Girl recovered quickly after receiving penicillin delivered via snowmobile during blizzard

By: - January 2, 2023 4:00 pm
snow drift

Snow drifts were taller than the cab on a tractor at the ranch of Adam and Bre Johnson north of Cody around Christmas. An emergency snowmobile run of Dec. 23 delivered much-needed medicine to their daughter (Courtesy of Adam Johnson)

LINCOLN — A sick girl who needed a snowmobile-delivery of penicillin during a blinding blizzard in Nebraska’s Sandhills recovered quickly once she received the antibiotic, her mother said Monday.

Highways and roads in the Cody, Nebraska, were blocked by drifting snow on Dec. 23 while the condition of 5-year-old Zoey Johnson was worsening at the family’s ranch, 12 miles north of town.

Doctors suspected scarlet fever after examining emailed photographs and assessing symptoms relayed by her parents, Adam and Bre Johnson, from their snowed-in ranch.

Zoey’s father contacted some neighbors he knew had snowmobiles. Trapper Schied, 15, and his 12-year-old brother, Chase, agreed to make the treacherous trip through strong winds and wind chills measuring 30-below zero.

Compared to Iditarod

Driving two snowmobiles, in case one broke down or became stuck, the boys drove to Cody to pick up penicillin that had been driven from Valentine by John Witt, the husband of their doctor.

They then delivered the antibiotics to the Johnson ranch, before returning home — a trip that some in Cherry County compared to the Iditarod, a 1,000-mile dog sled race that commemorates a winter 1925 run of life-saving serum to Nome, Alaska.

Bre Johnson said her daughter was back to normal within a few hours, though it took several days before her rash cleared up.

It does take a village,” the mother said. “That’s the saying — it really does.”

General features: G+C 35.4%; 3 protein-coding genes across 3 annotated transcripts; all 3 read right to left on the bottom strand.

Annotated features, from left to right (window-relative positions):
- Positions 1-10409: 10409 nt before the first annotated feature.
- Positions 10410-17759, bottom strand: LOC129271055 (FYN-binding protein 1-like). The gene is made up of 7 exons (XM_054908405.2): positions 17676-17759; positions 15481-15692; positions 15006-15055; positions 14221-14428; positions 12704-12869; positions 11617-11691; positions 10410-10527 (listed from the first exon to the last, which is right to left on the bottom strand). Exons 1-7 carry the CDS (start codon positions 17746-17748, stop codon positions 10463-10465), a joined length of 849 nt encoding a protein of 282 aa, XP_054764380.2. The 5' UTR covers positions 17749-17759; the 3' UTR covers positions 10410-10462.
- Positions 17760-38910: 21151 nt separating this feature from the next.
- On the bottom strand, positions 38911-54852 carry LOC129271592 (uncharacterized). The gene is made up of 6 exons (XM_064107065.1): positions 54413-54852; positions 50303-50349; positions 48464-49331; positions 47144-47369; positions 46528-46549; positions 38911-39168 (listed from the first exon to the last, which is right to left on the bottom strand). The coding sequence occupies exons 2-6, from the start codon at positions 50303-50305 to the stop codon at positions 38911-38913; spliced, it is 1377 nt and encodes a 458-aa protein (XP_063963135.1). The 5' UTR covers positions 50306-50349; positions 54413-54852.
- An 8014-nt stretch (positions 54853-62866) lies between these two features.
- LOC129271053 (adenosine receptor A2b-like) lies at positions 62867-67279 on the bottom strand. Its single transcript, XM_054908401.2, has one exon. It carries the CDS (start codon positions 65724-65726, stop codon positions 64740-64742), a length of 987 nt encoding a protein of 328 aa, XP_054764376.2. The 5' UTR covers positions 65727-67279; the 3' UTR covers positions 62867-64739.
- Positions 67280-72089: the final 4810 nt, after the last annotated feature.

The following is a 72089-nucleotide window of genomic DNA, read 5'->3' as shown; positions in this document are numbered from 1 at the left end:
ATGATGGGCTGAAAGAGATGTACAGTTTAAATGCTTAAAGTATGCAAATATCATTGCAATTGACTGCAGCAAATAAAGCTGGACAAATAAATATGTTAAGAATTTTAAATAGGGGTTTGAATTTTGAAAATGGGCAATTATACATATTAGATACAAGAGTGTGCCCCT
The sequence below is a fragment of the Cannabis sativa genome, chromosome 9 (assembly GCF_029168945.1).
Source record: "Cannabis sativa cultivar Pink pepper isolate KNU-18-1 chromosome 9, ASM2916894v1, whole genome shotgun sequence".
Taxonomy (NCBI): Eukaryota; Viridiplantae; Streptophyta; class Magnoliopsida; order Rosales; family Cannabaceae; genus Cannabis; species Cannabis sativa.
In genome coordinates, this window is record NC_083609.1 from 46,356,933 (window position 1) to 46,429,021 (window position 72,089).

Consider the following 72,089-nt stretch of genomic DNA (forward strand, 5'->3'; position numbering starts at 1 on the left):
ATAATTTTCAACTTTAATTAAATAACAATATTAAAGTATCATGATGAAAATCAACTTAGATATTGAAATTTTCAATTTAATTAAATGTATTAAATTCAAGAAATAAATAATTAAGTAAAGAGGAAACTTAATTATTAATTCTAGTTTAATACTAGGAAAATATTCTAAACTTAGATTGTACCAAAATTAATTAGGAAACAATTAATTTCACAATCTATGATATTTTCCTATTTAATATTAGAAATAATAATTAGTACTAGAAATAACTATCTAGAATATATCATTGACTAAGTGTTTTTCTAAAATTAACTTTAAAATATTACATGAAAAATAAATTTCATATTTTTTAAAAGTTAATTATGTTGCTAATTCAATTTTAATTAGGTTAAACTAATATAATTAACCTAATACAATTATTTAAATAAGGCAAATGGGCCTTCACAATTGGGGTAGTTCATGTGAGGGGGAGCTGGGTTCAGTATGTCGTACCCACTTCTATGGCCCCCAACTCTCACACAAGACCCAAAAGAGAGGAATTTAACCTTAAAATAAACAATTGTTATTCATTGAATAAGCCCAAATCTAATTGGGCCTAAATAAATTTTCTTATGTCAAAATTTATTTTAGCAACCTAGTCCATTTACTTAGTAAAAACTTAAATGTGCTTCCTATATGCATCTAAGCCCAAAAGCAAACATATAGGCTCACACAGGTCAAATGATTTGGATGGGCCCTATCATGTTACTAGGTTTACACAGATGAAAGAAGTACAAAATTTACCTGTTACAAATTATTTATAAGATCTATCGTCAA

The Scheid brothers, reached by phone Monday, declined to comment. They reportedly have said they don’t want to make a big deal out of just helping out a neighbor.

More snow forecast

But Bre Johnson said her family was very grateful.

She said that they were fortunate their daughter is better and that they lost only two calves in the storm, the second blizzard to hit their ranch and one that scattered about 100 calves to a neighbor’s ranch.

It was snowing again in north-central Nebraska as she spoke Monday afternoon. Another 10-12 inches of snow is forecast, though without the gale-force winds of the storm before Christmas.

“We can see perfectly fine,” Bre Johnson said. “But we probably won’t be out for a while again.”

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Paul Hammel
Paul Hammel

Senior Reporter Paul Hammel has covered the Nebraska Legislature and Nebraska state government for decades. He started his career reporting for the Omaha Sun and later, editing the Papillion Times group in suburban Omaha. He joined the Lincoln Journal-Star as a sports enterprise reporter, and then a roving reporter covering southeast Nebraska. In 1990, he was hired by the Omaha World-Herald as a legislative reporter. Later, for 15 years, he roamed the state covering all kinds of news and feature stories. In the past decade, he served as chief of the Lincoln Bureau and enterprise reporter. Paul has won awards for reporting from Great Plains Journalism, the Associated Press, Nebraska Newspaper Association and Suburban Newspapers of America. A native of Ralston, Nebraska, he is vice president of the John G. Neihardt Foundation, a member of the Nebraska Hop Growers and a volunteer caretaker of Irvingdale Park in Lincoln.

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